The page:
- Paperback: 207 pages
- Publisher: University of Chicago Press; Reprint edition (June 15, 1992)
- Language: English
- ISBN-10: 0226113760
- ISBN-13: 978-0226113760
- Product Dimensions: 5.5 x 0.5 x 8.5 inches
- Shipping Weight: 8.8 ounces (View shipping rates and policies)
- Average Customer Review: 2 customer reviews
- Amazon Best Sellers Rank: #1,721,308 in Books (See Top 100 in Books)
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Changing Order: Replication and Induction in Scientific Practice Reprint Edition
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From the Back Cover
This work in the sociology of science explores the way scientists conduct, and draw conclusions from, their experiments. The book is organized around three case studied: replication of the TEA-laser, detecting gravitational radiation, and experiments in the paranormal. Through detailed descriptions of these projects, Collins shows what it is like to try to reproduce results in a laboratory.
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Collins is right to point out that there is no generic algorithm to replicate experiments, and he does a good job showing that when there is controversy, non-scientific prejudices and opinions can sometimes drive research, e.g. the case of gravitational wave detection. But it's merely a matter of time allocation and says little about how debates are settled after carrying out all the necessary experiments.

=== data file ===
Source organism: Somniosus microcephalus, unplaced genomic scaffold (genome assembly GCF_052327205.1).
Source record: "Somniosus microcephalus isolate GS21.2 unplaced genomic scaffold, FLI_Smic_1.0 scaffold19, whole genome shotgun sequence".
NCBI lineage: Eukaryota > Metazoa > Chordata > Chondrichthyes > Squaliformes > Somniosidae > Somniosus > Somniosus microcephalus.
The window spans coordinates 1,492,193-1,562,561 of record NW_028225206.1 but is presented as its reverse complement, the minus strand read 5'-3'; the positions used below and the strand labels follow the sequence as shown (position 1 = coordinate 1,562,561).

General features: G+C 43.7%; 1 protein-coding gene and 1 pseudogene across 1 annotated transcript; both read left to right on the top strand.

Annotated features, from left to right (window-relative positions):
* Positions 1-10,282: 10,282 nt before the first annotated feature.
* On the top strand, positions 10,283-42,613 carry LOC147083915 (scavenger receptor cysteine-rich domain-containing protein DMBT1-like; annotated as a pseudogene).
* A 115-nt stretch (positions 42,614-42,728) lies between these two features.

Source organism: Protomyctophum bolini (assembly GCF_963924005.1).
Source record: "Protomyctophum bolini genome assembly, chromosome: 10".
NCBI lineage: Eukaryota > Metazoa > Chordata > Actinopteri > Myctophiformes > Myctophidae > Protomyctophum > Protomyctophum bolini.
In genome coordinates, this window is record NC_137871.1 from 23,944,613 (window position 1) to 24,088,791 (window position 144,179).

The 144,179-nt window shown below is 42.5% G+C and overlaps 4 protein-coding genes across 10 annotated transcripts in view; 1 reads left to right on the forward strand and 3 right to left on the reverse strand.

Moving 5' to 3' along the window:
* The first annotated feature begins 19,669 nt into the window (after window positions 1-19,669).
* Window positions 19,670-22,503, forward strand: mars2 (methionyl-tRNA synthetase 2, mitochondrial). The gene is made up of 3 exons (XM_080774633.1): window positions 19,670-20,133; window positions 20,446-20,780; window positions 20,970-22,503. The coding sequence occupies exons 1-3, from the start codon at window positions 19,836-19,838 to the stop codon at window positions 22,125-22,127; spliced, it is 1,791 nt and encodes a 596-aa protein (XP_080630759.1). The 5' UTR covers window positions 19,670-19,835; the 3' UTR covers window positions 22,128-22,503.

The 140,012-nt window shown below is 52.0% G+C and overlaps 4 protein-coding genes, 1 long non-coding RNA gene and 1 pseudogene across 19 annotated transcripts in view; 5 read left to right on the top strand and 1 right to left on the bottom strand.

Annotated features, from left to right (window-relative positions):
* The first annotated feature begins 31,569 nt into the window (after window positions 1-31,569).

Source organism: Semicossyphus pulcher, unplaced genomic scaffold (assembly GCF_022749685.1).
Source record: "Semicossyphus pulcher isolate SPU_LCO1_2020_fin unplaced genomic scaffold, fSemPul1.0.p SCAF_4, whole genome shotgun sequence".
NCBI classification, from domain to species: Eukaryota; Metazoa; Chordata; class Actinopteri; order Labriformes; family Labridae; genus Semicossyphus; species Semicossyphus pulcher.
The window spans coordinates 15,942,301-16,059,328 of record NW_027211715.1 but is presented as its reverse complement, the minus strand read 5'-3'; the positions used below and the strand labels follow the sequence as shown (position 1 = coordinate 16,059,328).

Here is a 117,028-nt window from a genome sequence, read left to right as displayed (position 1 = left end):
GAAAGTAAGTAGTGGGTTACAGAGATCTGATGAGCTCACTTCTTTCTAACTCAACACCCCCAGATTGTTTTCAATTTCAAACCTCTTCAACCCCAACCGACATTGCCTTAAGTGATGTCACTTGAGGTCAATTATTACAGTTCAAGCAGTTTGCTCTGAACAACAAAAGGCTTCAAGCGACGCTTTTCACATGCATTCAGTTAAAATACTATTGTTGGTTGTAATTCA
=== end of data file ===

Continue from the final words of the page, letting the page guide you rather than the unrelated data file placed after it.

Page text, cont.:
Collins thinks otherwise. Page 127, "Chapters Four and Five show why and how the test of replication fails to work efficiently in disputed areas."
I don't think it failed for the examples given in chapters 4 and 5. Outcomes of Weber's experiment could not be replicated by anyone else. Thus gravitational waves haven't been detected with enough certainty. End of story.
I would be interested to see how debates are settled when experiments can be replicated by more experimenters. Would scientists come to a conclusion via a complex social process, despite the controversy? This is not addressed by the book. Actually, I expect the debates to not be settled until the overwhelming majority of scientists agree. I believe it qualifies as "efficient test." and can be run by an algorithm, granted it is given access to some "social" data such as h-indices. A well-defined algorithm nonetheless.
Another faux-pas is the claim that tacit knowledge is all over the place in the replication process. Collin's examples fall into three categories:
- the experiment purposely withheld important information. Not tacit knowledge.
- the experimenter didn't explain some details of his/her experiment but ends up providing them when being requested to. It can be explained in plain English, so it is not tacit knowledge.
- the experimenter doesn't know what parts of the procedure make the apparatus work. Knowing how to ride a bicycle is tacit knowledge all right, but *not* knowing that the bicycle is moving thanks to its user is arguably not knowledge, be it explicit or tacit.